written sexual harassment policies are mandatory. Your policies should include: sexual harassment definitions, a clear process for an employee to report if they have either experienced or witnessed harassment, as well as assurances of non-retaliation should someone make a good-faith complaint.
But if you’re like many dentists, the policies in your employee handbook may be years old, of uncertain origin, or badly in need of revision. If that’s the case, your policy may be missing key details, or include the wrong things. Here are some common issues that might be in need of repair:
Language that bans sexual harassment “in the workplace.” Think about this one – the workplace isn’t necessarily the only place that work-related sexual harassment could occur. What if your team is traveling together to a seminar, if employees are texting after hours, or if harassment is occurring on Facebook? On-location or not, you must still take action and investigate if a sexual harassment claim is made.
No policy or planning for third-party harassment. Some policies ban sexual harassment by “co-workers and managers,” and leave it at that. But you work in a dental practice – employees aren’t the only potential harassers in your practice. Patients, delivery people, sales reps or suppliers could also potentially cause problems for team members. To keep your employees and your practice a little better protected, your employee handbook and your own planning should account for this.
Not creating a way for employees to report concerns. It’s vital to formalize a policy requiring employees to report concerns or grievances to management. (Have an HR expert create this type of policy for you, because getting this right gives you a rare opportunity to reduce your liability for situations you didn’t know about. After all, you can only take action if you know!) This should be part of your employee handbook, and your employees should acknowledge that they understand this policy is in place. Be sure to follow through and investigate any and all reports you receive.
The Right Steps to Take
Overall, there’s no one thing you can do to eliminate your practice’s risk, but planning and best practices can make major harassment incidents and claims far less likely.
First, if and when a compliant comes up, promptly address it and make sure you follow your own complaint procedure. Allow your employee to move through the graduated steps that are laid out in your policy.
Second, if you need to suspend one or more individuals while you investigate, or you conclude there has been misconduct, follow the process in your handbook’s disciplinary policy. A failure to follow your own policies in investigating or responding to complaints can undermine potential legal defenses should things escalate. These days, the best type of disciplinary policy is Progressive Corrective Coaching – an interactive approach that provides a framework for handling everything from informal conversations all the way through to termination, if need be. Steps need not be taken in order (or at all) – your response should be guided by the severity of the situation.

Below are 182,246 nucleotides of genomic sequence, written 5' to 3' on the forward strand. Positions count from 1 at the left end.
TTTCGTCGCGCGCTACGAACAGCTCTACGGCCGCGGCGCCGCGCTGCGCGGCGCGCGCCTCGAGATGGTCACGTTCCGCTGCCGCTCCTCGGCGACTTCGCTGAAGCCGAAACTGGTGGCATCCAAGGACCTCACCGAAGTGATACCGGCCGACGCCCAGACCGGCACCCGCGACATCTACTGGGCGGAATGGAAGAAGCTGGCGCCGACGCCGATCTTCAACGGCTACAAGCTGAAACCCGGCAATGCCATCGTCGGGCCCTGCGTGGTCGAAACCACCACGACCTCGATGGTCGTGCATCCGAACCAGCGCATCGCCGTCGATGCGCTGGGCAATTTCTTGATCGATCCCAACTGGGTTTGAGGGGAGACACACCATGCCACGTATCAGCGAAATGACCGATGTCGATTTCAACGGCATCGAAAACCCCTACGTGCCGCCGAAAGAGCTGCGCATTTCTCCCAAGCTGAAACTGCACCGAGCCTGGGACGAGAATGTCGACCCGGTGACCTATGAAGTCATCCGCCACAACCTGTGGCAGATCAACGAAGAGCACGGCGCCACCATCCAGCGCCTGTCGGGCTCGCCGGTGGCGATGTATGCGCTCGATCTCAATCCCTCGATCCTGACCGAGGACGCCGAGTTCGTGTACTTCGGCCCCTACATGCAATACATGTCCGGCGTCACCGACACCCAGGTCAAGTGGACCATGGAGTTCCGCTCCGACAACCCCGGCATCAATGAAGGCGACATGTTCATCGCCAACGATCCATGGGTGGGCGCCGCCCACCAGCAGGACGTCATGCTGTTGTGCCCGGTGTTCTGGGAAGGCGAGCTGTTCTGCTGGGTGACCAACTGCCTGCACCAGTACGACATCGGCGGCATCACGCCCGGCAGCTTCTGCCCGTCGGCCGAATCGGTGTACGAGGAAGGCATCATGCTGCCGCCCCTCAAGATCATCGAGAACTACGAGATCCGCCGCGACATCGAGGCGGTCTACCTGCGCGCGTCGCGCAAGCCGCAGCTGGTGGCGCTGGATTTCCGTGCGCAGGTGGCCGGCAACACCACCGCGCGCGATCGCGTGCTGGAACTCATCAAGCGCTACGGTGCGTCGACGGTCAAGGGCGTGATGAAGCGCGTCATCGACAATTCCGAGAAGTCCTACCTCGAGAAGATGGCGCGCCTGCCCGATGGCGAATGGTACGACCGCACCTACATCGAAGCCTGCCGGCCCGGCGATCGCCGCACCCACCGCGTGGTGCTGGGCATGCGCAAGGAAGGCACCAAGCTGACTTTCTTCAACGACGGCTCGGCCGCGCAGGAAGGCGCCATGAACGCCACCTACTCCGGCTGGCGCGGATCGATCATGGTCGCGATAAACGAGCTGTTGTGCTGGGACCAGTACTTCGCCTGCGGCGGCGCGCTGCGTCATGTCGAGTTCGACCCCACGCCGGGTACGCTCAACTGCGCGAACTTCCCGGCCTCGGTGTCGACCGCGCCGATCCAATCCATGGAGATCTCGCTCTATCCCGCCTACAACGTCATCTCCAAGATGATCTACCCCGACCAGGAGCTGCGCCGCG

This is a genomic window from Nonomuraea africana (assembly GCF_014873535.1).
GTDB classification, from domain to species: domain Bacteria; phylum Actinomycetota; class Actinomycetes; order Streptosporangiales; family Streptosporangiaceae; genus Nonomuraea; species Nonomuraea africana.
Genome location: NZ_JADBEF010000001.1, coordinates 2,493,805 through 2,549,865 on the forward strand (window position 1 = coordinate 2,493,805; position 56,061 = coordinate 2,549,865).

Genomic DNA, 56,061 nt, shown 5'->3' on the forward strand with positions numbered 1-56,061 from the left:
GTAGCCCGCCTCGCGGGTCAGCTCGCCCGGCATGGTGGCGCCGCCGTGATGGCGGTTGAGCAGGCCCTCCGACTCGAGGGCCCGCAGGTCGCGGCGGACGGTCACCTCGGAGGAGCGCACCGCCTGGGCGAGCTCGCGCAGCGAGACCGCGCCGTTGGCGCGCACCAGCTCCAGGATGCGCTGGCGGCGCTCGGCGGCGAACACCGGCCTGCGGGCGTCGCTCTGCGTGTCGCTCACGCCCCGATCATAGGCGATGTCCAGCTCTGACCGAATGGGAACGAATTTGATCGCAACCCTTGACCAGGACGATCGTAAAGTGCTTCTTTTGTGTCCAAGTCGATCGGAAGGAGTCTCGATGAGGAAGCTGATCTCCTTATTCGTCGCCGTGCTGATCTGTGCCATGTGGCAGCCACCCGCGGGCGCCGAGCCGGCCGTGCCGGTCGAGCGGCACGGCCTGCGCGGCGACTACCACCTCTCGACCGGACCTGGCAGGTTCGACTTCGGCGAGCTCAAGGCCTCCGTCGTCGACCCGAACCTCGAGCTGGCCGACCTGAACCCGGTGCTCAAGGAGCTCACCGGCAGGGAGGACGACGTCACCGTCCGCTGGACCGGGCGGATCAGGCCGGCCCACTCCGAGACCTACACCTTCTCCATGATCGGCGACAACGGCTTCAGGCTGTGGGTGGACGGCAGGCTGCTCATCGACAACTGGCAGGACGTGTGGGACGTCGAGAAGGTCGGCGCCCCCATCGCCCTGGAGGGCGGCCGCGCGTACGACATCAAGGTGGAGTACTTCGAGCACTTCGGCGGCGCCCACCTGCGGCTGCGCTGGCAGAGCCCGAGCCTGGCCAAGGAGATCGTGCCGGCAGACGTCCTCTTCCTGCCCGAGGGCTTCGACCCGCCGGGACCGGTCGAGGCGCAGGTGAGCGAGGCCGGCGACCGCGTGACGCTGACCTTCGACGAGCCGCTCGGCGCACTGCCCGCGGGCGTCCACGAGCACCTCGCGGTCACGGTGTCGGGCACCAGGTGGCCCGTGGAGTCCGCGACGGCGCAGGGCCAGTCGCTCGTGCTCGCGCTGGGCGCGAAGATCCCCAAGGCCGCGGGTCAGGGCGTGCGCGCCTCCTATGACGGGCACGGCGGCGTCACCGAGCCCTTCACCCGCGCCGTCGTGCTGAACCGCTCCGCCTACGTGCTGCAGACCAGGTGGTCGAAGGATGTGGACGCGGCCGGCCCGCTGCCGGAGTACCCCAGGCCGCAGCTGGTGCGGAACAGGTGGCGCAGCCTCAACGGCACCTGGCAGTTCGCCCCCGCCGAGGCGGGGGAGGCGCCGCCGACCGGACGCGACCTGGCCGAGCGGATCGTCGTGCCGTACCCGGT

Third, document, document, document! Diligently record each encounter with your employees, from the initial complaint, to witness statements, to any remedial or disciplinary actions taken. Think of each act of documentation as another brick in your defensive wall.
Finally, get help when you identify gaps in your HR knowledge or coverage. At CEDR HR Solutions, we offer and facilitate voluntary sexual harassment training for our members. We also provide comprehensive policies, procedures and unlimited guidance from a team of employment law consultants and HR experts.
If you have any questions about your policies, or need a second set of eyes to look over your response procedures, we can help. Visit www.cedrsolutions.com/tpd0518 to download our free whitepaper on sexual harassment and request your HR consultation today.
In our changing world, the sexual harassment storm isn’t the only one looming out there. It’s just the biggest. Be prepared and be safe.
Paul Edwards is the CEO and Co-Founder of CEDR HR Solutions (www.cedrsolutions.com), which provides individually customized employee handbooks and HR solutions to dental offices of all sizes across the United States. He has over 25 years’ experience as a manager and owner, and specializes in helping dental offices solve employee issues. Paul is a featured writer for The Profitable Dentist, Dental Economics, and other publications, and speaks at employment education seminars, conferences, and CE courses across the country. He can be reached at pauledwards@ cedrsolutions.com or (866) 414-6056.